Saturday, June 18, 2011

Robert F. DeBurgh. Author of the book Riders of the Wind

Where do you call home?

For the past twenty-six years my wife, Greta, and I have lived in rural South Carolina. We followed my aviation career here and simply stayed after my retirement from professional flying six years ago. I really like the rural setting and the quiet and privacy it provides me for my writing.

What is your book about?

Riders of the Wind traces the courtship, marriage and adventures of Charles and Doretta Cross through the turbulent world of pre-WWII aviation, Prohibition and the great depression. The book follows Charlie Cross through his times as an airmail pilot, a pioneering airline pilot, a whiskey smuggler, the Cleveland Air Races of the 1930s, and his route surveys in the Mato Grosso of Brazil. It also follows Doretta through her training as a student pilot through her becoming a flight instructor herself and ultimately as one of the first female airline pilots. Riders of the Wind is a story told with excitement, humour, adventure, joy and sadness, accurately portraying the language, lifestyles, fashions, and mindset of the 1920s to the beginning of WWII.

If you gave some of your characters an opportunity to speak for themselves, what would they say?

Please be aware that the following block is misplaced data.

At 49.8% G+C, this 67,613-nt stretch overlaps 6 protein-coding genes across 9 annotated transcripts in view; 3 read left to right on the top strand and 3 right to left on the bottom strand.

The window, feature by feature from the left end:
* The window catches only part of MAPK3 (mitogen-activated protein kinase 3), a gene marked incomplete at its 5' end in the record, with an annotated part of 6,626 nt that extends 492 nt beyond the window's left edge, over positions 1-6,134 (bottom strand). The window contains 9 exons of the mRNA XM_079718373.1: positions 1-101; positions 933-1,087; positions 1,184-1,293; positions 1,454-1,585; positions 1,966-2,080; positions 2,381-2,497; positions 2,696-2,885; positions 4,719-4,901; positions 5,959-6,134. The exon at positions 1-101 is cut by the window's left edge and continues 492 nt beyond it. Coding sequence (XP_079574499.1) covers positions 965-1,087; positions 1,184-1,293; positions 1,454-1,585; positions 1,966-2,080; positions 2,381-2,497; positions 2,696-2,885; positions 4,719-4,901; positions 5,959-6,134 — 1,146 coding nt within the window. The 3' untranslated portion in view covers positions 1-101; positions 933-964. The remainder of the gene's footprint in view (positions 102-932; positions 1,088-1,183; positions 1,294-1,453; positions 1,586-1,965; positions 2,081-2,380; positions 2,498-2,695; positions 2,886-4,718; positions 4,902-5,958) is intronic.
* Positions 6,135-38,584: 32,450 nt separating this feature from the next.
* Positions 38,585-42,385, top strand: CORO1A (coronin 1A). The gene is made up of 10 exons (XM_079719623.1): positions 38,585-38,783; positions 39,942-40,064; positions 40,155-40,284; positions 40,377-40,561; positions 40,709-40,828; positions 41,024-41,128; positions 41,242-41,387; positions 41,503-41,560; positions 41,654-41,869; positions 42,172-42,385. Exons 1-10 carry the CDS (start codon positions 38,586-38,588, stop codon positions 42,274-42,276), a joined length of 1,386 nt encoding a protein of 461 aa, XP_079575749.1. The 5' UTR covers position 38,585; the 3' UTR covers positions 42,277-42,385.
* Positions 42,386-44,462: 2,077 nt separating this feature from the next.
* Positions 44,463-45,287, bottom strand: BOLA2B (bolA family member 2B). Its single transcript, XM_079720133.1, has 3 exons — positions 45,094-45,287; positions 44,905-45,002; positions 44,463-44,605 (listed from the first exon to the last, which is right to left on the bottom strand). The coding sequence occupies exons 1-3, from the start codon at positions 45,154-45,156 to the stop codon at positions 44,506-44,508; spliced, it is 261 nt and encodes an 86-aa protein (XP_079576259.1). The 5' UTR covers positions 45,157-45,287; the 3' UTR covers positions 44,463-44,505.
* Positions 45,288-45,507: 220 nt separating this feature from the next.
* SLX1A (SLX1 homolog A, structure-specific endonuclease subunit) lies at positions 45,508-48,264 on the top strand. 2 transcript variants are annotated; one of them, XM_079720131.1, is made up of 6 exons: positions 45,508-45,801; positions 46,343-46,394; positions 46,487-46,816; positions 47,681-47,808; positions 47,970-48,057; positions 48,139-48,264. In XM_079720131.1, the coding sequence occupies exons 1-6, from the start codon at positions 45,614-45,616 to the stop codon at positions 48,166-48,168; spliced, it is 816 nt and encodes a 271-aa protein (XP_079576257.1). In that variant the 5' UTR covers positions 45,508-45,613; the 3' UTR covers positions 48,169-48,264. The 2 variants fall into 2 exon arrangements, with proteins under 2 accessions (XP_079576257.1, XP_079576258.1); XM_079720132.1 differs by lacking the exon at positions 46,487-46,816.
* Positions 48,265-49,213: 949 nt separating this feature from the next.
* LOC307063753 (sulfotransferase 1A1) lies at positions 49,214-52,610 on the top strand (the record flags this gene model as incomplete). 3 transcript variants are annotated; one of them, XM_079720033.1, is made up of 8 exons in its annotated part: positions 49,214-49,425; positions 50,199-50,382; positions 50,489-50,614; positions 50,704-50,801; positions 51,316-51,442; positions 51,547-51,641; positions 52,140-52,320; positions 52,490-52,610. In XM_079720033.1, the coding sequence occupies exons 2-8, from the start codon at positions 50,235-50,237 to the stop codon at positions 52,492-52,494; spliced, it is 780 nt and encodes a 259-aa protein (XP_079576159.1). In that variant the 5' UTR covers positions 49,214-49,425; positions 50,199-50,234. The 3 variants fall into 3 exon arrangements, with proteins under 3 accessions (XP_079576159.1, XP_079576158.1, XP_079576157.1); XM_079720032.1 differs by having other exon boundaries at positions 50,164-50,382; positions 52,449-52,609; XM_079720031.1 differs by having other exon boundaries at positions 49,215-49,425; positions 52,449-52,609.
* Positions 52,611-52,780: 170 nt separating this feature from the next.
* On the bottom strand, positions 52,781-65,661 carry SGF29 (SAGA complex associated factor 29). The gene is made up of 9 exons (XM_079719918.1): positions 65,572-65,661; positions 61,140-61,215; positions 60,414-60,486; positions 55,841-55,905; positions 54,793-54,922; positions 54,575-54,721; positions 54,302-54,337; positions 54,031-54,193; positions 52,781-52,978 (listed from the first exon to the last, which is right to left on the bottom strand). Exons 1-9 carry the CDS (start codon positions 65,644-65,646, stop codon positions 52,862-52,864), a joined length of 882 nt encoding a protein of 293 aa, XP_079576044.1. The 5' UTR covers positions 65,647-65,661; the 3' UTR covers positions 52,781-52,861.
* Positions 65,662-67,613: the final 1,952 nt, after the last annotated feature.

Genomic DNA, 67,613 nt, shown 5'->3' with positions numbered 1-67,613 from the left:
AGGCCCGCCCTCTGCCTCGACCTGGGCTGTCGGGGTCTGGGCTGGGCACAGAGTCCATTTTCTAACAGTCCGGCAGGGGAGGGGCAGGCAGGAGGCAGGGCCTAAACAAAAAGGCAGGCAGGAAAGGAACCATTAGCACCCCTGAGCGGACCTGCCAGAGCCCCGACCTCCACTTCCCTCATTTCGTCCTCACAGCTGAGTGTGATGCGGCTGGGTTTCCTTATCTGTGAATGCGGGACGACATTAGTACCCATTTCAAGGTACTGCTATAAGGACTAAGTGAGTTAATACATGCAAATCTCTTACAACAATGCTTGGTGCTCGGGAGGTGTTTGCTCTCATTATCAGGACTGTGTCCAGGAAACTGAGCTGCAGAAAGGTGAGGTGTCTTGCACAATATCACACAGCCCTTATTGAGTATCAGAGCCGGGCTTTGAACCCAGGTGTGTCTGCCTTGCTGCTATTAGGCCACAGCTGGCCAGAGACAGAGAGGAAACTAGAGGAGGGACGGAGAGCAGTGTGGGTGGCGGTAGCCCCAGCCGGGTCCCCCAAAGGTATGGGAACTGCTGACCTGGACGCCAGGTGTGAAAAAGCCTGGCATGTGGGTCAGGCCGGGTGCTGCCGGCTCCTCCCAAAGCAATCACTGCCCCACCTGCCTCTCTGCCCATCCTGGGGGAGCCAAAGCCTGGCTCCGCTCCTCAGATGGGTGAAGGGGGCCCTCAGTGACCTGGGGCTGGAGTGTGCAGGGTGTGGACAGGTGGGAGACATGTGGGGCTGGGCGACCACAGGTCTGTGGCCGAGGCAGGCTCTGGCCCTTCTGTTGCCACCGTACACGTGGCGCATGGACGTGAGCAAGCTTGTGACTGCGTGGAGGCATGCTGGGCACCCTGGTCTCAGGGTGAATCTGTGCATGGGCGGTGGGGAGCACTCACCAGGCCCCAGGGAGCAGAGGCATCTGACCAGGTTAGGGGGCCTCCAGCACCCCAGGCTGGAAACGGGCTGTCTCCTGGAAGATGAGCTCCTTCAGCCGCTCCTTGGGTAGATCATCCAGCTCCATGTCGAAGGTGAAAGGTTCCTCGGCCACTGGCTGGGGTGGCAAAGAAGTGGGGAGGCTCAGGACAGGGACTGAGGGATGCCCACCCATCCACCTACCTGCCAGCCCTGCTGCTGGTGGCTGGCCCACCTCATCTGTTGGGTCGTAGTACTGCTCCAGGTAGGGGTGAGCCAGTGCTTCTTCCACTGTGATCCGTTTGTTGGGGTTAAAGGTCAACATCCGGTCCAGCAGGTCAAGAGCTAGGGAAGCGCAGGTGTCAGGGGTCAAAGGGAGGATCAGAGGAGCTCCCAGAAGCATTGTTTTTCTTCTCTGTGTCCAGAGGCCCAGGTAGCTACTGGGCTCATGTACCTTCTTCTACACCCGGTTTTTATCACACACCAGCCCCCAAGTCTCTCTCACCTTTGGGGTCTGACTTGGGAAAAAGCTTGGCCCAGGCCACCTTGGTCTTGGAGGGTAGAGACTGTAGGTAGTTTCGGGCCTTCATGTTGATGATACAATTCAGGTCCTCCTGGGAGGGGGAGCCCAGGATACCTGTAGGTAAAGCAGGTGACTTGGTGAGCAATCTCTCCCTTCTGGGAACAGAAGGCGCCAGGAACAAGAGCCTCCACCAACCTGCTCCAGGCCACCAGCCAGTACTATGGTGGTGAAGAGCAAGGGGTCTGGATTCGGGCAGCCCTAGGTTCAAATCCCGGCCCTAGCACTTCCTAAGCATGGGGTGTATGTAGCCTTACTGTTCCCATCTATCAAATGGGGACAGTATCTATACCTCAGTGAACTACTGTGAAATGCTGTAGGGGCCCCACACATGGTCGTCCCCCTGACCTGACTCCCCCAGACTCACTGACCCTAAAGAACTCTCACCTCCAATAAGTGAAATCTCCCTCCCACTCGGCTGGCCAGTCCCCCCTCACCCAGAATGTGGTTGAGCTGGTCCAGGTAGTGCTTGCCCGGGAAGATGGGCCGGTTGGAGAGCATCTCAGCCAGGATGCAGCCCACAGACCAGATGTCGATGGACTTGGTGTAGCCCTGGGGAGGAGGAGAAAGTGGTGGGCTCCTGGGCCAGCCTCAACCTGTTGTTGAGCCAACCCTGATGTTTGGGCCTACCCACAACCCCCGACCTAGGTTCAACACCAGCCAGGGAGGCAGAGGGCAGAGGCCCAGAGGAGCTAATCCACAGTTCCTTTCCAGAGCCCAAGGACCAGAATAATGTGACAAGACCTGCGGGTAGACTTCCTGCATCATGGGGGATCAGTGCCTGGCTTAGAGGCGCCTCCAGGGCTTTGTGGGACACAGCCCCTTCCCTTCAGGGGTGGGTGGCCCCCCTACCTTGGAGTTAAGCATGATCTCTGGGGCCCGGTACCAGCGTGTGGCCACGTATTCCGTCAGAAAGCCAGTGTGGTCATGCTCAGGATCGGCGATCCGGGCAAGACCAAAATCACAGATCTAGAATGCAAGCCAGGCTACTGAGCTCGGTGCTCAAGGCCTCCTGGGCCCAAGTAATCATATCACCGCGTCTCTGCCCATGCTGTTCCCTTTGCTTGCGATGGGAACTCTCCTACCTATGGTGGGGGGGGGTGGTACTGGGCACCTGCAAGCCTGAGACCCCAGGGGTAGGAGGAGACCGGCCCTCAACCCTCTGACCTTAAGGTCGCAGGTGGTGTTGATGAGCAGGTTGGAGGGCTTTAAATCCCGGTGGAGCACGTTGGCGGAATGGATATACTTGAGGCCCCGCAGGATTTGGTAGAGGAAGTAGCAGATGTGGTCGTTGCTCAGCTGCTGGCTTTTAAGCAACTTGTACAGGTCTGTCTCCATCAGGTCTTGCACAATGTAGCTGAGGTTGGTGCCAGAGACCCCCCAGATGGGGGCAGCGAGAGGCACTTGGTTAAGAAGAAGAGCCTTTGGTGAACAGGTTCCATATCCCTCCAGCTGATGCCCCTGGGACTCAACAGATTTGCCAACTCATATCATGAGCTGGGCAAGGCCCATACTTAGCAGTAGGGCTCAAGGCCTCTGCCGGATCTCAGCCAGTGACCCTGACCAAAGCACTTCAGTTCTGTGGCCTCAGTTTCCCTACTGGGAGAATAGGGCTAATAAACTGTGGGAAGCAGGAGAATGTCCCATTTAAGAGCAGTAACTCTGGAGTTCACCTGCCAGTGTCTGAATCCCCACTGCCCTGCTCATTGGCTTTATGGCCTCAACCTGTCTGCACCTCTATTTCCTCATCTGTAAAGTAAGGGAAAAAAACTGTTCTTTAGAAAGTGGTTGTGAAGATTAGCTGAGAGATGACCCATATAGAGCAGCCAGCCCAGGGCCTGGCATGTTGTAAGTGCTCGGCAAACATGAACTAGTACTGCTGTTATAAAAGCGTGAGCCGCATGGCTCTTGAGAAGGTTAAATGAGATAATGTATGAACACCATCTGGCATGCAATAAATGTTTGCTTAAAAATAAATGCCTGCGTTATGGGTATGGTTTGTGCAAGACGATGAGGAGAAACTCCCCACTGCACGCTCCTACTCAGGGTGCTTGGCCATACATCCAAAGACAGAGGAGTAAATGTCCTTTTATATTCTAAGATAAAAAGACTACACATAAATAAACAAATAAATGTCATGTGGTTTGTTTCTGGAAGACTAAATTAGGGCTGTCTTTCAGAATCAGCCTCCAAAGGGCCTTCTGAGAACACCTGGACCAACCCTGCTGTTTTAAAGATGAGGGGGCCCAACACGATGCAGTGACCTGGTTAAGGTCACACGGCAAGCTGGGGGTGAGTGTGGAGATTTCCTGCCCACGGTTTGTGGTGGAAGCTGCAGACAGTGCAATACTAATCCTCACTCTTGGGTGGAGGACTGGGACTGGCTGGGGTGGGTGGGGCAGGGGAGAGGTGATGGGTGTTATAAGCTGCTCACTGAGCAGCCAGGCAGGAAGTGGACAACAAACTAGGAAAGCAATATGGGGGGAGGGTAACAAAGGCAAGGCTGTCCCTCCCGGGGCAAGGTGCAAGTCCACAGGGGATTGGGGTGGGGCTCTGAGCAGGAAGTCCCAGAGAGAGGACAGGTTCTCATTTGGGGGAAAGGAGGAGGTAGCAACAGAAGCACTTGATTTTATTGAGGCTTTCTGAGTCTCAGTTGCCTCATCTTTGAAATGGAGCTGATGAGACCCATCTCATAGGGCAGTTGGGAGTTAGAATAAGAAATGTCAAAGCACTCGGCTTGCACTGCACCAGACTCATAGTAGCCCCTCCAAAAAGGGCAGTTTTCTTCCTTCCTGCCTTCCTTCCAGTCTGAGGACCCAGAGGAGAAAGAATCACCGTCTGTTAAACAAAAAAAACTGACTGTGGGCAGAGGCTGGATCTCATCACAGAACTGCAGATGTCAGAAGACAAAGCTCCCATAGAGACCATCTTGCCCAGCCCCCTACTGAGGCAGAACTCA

Charlie would probably give you a discourse on flying safely or tell you a story of his airmail days. Doretta would complain of the male prejudice against women in aviation in the early years and Wilma Haley would serve you coffee and cookies and try to mother you.

Do you have plans for a new book?

Actually, the second book in the Riders of the Wind series, Winds of Fate, is already in publication in both paperback and in e-book format. I am in the process of completing the third book. The Winds of Kunlun Shan and this should be in publication by the end of December 2011.

What inspired you to write your book?

Riders of the Wind was inspired mostly by the life and career of my uncle and aunt Charles and Doretta Cross and the tales they told me in my youth, it is loosely based on their lives. It also works into the story some of the experiences of other pilots and some of my own experiences. Other segments of the book are purely fictional.

Would you like to be contacted by readers to do book reviews?

Certainly, if one has confidence in his/her writing one should always welcome reviews.

How did you come up with the title and cover design?

The title, Riders of the Wind is from a collection of poetry written by my sister. The cover is a pastel and pencil by myself of a 1929 Pitcairn Mailwing, one of the first aircraft designed strictly as a mail carrier. It replaces the original paperback cover designed by my publisher, which was unattractive and unsatisfactory.

Have you based any of your characters on someone you know, or real events in your own life?

Charlie and Doretta Cross were based on my uncle and aunt and Alvin and Mildred Burton were based on my mother and father. Alvin was, in fact, an aircraft mechanic and Mildred also held a private pilot license in the 1930s

What books have most influenced your writing most and why?

I think that many books and authors influenced my writing. One was Earnest Hemingway for his Old Man and the Sea, and A Farewell to Arms. Another was Jonathan Livingston Seagull and Biplane by Richard Bach for his lyrical style of writing that is almost poetry.

Is there an Author that you would really like to meet?